this was due to the salmon shortage referred to above, but one feels that
Ogden's generosity may also have had something to do with it. The men
of the brigade get more liberal allowances than those who remain " inland "
at the posts. Interpreters were always ranked as superior to ordinary
company's servants.
(21) I.e., the gentlemen's table.   Old Waccan was a privileged personage.
(22) Chin Lac Forks, also known as Chinlac, was the old name for the
confluence of the Stuart and the Nechako Rivers. 1937 Ogden's Notes on Western Caledonia. 55
Guide an apology having no authority23 it is therefore necessary
[for] you [to] keep your eyes open on all occasions.
Should the superintendance of Thompsons River be attached
as it is this year or not to Caledonia241 would strongly recommend
to you that both Brigades come in together as it not only adds
to our respectability amongst the Natives who collect in numbers
at the Forks25 but also a greater security for the property, particularly the T [hompson] River party when coming in alone and
a preventative from insult and quarrels. The Provisions required
from Colvile for the latter place can as was done last season
be transported across land by the Man who remains in charge
of the horses at Okanagan without encurring any extra expense
whatever and should there be any pieces for Colvile can be
transported across land at the same time thereby doing away
with the services of the T [hompson] River men going up with
the craft in the Summer. I generally take my departure from
this place the 22d April so as to join the T [hompson] R[iver]
brigade about the 12th May and this early starting has enabled
me on my arrival at Okanagan to send the Men to assist in
bringing down the Boats from Colvile which plan I consider
for all interested you should adopt as with strong crews are less
liable to accidents in that most dangerous part of the river and
with our weak bowmen for the safety of life and property too
many precautions cannot be taken. I would now beg leave to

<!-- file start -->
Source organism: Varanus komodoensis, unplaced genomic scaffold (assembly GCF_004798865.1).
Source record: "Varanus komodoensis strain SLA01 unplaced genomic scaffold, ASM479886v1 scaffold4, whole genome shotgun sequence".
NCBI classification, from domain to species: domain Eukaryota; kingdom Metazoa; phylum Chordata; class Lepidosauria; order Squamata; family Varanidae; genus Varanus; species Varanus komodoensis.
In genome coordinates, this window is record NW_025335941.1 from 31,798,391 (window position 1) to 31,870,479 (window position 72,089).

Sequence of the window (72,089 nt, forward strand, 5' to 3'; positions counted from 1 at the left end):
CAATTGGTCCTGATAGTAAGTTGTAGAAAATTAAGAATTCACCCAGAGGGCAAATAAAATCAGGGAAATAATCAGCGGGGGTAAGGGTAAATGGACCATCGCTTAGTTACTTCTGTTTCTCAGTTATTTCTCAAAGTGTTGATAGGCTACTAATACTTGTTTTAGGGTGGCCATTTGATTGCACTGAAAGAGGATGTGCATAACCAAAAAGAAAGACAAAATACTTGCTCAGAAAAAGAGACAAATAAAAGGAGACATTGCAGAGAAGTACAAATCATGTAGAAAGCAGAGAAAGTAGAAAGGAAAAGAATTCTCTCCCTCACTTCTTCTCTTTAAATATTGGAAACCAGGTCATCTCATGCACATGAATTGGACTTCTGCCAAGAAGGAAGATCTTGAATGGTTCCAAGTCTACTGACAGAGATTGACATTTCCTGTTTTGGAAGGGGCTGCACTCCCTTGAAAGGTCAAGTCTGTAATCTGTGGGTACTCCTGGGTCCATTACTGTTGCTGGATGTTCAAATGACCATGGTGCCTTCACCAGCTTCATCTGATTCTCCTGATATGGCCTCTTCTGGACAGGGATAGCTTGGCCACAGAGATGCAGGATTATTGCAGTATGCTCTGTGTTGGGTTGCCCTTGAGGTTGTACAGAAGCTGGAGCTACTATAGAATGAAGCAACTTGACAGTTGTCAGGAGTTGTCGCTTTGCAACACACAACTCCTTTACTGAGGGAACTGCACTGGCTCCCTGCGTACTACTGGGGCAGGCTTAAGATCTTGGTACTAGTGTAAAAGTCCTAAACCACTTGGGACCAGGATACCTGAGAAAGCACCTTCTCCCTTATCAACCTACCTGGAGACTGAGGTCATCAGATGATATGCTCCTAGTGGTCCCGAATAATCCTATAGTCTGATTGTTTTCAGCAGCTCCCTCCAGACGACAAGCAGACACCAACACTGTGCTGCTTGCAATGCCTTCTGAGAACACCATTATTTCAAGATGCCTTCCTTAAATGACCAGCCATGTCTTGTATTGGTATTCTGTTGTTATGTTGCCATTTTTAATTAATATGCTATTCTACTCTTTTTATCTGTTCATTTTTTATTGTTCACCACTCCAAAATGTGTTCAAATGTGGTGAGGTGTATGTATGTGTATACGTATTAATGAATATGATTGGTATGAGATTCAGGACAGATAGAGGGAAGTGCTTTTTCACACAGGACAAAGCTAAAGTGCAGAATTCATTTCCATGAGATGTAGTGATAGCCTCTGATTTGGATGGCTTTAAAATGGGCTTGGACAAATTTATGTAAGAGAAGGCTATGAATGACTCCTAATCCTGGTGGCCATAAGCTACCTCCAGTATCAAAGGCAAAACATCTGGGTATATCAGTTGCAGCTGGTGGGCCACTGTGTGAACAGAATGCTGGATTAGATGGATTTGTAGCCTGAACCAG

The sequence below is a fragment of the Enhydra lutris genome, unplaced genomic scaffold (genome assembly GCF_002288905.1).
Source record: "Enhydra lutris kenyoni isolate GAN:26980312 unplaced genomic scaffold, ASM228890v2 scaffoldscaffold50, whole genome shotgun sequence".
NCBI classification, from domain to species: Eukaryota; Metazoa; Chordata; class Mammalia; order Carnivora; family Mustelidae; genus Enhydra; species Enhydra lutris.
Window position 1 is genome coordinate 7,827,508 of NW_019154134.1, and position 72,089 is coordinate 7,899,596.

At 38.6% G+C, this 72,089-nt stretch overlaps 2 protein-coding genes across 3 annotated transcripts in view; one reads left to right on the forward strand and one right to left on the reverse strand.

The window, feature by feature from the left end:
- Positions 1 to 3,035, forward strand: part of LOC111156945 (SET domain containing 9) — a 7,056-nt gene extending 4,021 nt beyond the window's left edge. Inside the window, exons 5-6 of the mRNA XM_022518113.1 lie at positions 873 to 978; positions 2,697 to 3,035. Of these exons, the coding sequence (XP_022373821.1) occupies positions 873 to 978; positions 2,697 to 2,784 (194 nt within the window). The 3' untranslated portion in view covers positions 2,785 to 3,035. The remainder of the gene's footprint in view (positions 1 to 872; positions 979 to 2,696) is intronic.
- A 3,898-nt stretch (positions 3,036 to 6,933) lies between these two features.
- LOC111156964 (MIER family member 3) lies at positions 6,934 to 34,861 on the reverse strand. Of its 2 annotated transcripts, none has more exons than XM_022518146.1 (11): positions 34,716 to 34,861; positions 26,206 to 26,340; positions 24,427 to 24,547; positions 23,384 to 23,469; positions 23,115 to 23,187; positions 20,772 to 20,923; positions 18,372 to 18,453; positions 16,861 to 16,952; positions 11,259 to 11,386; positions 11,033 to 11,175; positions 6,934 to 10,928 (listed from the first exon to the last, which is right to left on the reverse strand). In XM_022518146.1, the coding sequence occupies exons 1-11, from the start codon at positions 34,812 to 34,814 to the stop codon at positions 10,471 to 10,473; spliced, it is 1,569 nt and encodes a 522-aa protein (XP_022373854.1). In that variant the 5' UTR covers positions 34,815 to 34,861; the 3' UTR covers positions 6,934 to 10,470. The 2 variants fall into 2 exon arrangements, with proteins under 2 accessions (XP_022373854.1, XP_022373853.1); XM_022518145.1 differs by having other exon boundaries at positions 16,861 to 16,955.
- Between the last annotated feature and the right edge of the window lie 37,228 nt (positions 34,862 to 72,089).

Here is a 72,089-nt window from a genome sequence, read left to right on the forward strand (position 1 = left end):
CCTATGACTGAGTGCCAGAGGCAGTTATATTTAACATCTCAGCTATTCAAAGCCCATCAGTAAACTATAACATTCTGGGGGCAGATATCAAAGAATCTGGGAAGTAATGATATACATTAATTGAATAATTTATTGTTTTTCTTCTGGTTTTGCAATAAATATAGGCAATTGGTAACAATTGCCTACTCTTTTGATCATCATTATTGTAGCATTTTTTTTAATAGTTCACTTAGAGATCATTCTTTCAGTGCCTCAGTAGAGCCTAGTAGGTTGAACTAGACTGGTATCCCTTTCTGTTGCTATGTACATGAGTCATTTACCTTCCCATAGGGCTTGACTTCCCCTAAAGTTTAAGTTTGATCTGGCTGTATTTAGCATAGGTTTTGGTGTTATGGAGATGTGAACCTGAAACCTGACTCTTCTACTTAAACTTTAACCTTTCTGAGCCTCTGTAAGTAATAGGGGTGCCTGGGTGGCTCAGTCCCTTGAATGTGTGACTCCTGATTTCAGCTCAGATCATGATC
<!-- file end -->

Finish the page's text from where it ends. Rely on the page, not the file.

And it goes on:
call your attention to the propriety of abandoning the Chilcotin
Post but as this cannot be carried into effect without the approbation of the Gov[ernor] & Councile I shall merely state my
opinion of the propriety of the measure. When first established
the Coast traders were not then in the habit of coming with in
two days journey of the Fort and was then most valuable for
its returns but within the last two years from the above cause
it has been the reverse not paying its expences and still less
trouble and anxiety it causes the returns not averaging 100 Beaver
(23) The meaning of this passage is far from clear.
(24) Thompson's River, better known as Fort Kamloops, was in some
years reckoned in with the New Caledonia posts and in others with the posts
belonging to the Columbia district.
(25) Evidently the forks of the North and South Thompson at Kamloops
is here meant. 56 W. N. Sage. January
per annum and the very few small furs collected are of a most
inferior quallity it is said by retaining the Post it acts as a check
on the Indians of Alexandria from assisting to trade with the
Coast traders in this I cannot coincide as I am fully of opinion
from as little intercourse existing and enmity between the two
Septs and one skin would be lost and by sending twice a year in
that direction on trading excursions would answer any purpose